An 18-year-old named Havana returns to England from the US to find out about her father, Tom, killed by the police during a left demonstration in the 1960s. She wants simply the truth. But as the plot unfolds she discovers several versions of the man who died: a political hero, an insouciant visionary, a man consumed by personal anger, a mean lover, a man who invited martyrdom.
In the search, Havana becomes deeply involved with her father’s best friend, Barry, who had loved her mother and carries a painful secret he is loathe to reveal.
Tony Garnett writes about love with a tenderness touched by gentle irony, moving between male and female characters with perceptive insight. Marine Ices can be read as a page-turning personal story, yet it also contains, concertina-like, other meanings.
Set initially in the 1980s, during the long and bitter miners’ strike, it backtracks to the 1960s and then fast-forwards to a Climate Camp in the 2000s. Havana’s father Tom had been a Trotskyist; her son Tom becomes an environmental activist. In showing how patterns are reproduced and repeated, Garnett explores how generations fail to communicate, both within families and in political movements. Applying his skills as a veteran communicator through popular films and TV dramas, Garnett eschews any overt message, weaving this closely into the storyline.
Rejecting the easy option of caricaturing intense political engagement, Garnett treats commitment with an unwavering respect. Yet equally he insists on space for questioning and intimates the need for a left politics that can look outwards from more than one perspective.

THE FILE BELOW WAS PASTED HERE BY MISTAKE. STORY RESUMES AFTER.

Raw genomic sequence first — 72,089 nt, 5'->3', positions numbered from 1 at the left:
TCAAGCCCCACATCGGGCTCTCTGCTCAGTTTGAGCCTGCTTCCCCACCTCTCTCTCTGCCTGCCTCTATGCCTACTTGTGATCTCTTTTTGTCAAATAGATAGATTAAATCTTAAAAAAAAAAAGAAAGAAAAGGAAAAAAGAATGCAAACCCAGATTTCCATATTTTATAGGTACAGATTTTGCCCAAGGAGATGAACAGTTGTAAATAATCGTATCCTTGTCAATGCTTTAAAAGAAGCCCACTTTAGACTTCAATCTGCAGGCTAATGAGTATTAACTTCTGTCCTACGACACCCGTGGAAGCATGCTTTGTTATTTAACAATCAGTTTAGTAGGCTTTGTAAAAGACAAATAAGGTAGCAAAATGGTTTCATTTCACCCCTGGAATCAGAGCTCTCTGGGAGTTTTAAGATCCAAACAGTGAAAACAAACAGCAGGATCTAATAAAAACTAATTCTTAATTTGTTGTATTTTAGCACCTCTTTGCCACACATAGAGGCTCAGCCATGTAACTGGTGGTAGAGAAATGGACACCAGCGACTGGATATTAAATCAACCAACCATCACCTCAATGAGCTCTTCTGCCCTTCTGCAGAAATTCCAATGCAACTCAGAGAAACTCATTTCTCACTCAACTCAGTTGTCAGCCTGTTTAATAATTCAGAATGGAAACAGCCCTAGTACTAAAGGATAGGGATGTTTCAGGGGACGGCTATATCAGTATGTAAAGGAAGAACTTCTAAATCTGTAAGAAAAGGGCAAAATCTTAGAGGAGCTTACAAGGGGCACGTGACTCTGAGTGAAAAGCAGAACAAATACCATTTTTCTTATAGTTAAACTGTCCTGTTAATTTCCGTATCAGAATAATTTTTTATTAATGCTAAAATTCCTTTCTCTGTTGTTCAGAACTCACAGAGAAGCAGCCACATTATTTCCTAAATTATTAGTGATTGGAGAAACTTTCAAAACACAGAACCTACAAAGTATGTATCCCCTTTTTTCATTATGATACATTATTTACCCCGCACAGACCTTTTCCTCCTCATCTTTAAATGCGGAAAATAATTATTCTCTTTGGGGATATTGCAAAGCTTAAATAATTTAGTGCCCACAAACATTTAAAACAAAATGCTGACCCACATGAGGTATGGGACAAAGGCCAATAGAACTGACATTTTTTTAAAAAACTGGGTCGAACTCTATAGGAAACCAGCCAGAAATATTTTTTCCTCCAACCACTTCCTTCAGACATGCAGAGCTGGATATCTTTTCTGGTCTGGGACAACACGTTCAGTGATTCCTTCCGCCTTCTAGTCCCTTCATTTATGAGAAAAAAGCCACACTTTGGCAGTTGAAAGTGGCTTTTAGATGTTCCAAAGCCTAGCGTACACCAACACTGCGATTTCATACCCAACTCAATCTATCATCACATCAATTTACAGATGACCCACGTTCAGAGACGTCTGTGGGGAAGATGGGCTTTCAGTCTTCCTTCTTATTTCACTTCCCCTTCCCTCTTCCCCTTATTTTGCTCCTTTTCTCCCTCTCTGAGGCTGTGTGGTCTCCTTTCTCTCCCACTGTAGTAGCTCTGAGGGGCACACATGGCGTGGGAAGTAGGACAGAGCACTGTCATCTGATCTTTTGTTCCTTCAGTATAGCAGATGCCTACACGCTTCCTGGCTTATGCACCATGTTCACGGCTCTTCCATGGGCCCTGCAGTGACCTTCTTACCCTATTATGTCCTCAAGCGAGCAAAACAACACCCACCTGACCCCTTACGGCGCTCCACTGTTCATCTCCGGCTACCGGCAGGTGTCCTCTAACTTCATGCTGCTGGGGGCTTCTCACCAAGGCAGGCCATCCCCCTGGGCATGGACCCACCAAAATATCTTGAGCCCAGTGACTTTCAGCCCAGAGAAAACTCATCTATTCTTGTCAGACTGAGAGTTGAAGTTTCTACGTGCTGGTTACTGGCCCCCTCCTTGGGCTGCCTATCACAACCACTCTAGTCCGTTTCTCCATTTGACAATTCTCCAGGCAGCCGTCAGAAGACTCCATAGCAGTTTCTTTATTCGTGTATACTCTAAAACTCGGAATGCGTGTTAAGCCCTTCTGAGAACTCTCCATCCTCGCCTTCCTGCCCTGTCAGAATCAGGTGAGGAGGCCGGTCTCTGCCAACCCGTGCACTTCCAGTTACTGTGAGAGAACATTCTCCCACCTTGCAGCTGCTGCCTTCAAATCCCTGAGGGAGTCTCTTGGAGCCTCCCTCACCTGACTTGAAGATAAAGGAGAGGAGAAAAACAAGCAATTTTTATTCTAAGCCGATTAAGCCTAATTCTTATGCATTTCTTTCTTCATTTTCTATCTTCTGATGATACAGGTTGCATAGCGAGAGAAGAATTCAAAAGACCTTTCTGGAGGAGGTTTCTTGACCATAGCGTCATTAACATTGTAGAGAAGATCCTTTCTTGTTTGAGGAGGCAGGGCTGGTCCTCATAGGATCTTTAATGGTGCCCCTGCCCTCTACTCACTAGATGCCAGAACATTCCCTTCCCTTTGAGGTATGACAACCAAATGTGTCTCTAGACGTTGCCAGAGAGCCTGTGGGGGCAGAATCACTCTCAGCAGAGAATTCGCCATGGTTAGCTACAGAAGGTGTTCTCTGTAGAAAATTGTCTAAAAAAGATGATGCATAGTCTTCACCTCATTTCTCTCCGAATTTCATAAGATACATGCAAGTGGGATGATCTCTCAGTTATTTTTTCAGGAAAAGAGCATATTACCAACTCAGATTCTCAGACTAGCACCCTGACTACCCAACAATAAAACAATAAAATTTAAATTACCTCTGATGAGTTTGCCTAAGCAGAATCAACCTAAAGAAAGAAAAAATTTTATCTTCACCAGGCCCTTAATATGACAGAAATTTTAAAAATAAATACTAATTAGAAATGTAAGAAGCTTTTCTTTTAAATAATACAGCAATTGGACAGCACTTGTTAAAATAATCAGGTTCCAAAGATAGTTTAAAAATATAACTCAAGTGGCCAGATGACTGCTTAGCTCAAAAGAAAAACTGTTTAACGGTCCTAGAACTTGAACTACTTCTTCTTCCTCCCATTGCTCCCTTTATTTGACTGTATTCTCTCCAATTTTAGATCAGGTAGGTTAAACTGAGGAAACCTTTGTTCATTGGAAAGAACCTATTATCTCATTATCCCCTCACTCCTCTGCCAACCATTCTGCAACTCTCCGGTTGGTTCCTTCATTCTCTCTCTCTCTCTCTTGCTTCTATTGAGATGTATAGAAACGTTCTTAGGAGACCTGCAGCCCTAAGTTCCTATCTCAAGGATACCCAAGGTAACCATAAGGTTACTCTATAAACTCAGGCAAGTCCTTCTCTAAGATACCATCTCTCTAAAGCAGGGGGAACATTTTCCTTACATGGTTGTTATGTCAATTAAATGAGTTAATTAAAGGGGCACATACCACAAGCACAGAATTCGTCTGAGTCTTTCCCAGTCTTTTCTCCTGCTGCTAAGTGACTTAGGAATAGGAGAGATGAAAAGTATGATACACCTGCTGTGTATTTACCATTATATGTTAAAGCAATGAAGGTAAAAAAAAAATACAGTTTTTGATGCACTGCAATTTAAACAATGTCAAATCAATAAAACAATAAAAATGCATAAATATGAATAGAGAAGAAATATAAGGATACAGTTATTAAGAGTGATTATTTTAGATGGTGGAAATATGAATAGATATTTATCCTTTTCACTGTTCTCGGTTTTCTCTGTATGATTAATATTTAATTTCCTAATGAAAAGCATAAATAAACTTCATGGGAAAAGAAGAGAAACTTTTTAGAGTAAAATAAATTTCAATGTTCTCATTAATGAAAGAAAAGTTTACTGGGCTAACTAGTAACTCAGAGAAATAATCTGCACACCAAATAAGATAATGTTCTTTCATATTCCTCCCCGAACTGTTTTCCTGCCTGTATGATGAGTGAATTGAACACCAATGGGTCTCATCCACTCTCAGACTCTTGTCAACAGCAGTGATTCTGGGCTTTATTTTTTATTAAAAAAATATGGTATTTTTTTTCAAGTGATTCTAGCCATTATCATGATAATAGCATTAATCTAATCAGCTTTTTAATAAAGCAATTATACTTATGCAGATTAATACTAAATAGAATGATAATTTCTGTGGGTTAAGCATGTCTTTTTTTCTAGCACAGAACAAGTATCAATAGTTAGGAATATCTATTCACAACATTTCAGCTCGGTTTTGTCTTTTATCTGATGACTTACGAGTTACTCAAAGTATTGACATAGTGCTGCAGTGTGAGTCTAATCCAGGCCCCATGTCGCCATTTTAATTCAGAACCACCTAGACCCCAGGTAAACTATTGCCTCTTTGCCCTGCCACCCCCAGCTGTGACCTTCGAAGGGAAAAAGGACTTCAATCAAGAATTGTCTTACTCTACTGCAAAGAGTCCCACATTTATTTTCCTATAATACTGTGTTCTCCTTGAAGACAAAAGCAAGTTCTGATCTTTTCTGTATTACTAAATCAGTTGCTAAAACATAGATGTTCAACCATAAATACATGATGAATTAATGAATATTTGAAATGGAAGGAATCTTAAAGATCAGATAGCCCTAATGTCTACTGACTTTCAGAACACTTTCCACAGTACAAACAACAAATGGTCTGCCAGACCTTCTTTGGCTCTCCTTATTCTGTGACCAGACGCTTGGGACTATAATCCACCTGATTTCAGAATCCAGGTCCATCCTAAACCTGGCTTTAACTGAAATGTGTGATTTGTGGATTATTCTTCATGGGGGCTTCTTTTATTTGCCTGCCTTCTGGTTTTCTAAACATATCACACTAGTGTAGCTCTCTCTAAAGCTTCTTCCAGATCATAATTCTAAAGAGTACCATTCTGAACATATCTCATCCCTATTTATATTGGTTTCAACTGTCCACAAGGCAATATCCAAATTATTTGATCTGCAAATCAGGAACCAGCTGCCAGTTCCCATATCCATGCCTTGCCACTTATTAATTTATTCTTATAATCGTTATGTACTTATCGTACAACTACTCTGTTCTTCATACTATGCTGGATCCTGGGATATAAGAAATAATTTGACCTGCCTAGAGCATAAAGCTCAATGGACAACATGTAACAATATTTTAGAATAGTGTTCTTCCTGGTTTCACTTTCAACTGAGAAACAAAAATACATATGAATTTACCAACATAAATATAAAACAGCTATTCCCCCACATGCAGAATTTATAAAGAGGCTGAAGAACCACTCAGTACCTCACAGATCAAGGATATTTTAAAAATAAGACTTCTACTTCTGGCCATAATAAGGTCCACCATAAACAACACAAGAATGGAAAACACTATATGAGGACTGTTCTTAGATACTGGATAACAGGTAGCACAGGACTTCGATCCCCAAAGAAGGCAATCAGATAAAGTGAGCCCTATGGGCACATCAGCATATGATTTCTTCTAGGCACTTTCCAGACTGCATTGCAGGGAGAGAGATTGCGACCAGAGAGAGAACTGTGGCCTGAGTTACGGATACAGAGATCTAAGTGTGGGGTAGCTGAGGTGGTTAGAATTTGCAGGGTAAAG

The plot of Marine Ices skilfully twists and turns, making you want to read on. But the tension that animates the book is really the question of whether it is possible for political conviction and humane comprehension to ride in tandem. Garnett does not tell us his own view, but the urgency of his quest to combine the two is crucial to Havana’s enquiry into her heritage.
Yasmin Gunaratnam reflects on John Berger’s gut solidarity with the stranger
Charlie Clarke and Heather Mendick discuss how to work through the tensions within Momentum
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Graham Jones proposes a framework for a diverse movement to flourish
Musician Eliane Correa reflects on the fading revolution
Trump's victory is another sign of the failure of the centre-left's narrative on climate change. A new message is needed, and new politicians to deliver it, writes Alex Randall
Siobhán McGuirk says the question we are too afraid to ask is simple - what kind of society leads to Donald Trump as President?
The battle lines are clear. Democracy is in peril and the left must take itself seriously electorally and politically. Ruth Potts speaks to Gary Younge, who was based in Muncie, Indiana, for the US election, about the implications of Donald Trump’s victory
We need a society built on openness, community and equality to truly defeat everything that trump stands for, writes Nick Dearden.
Utopia: Work less play more
A shorter working week would benefit everyone, writes Madeleine Ellis-Petersen
Short story: Syrenka
A short story by Kirsten Irving
Utopia: Industrial Workers Taking the Wheel
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Mum’s Colombian mine protest comes to London